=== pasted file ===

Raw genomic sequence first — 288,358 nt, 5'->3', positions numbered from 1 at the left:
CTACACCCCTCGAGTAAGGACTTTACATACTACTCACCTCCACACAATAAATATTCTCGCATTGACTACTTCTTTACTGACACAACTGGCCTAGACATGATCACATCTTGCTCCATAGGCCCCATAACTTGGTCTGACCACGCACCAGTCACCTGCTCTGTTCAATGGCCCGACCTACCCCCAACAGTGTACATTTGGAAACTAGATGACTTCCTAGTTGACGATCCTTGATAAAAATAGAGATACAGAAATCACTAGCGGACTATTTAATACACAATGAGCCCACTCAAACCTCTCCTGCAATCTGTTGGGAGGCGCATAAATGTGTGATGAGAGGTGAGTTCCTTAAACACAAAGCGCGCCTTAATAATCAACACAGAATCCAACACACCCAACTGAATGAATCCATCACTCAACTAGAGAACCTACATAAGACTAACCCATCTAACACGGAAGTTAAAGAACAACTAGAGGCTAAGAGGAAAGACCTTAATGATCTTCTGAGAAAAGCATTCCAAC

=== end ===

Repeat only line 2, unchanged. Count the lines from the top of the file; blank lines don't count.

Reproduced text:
CTACACCCCTCGAGTAAGGACTTTACATACTACTCACCTCCACACAATAAATATTCTCGCATTGACTACTTCTTTACTGACACAACTGGCCTAGACATGATCACATCTTGCTCCATAGGCCCCATAACTTGGTCTGACCACGCACCAGTCACCTGCTCTGTTCAATGGCCCGACCTACCCCCAACAGTGTACATTTGGAAACTAGATGACTTCCTAGTTGACGATCCTTGATAAAAATAGAGATACAGAAATCACTAGCGGACTATTTAATACACAATGAGCCCACTCAAACCTCTCCTGCAATCTGTTGGGAGGCGCATAAATGTGTGATGAGAGGTGAGTTCCTTAAACACAAAGCGCGCCTTAATAATCAACACAGAATCCAACACACCCAACTGAATGAATCCATCACTCAACTAGAGAACCTACATAAGACTAACCCATCTAACACGGAAGTTAAAGAACAACTAGAGGCTAAGAGGAAAGACCTTAATGATCTTCTGAGAAAAGCATTCCAAC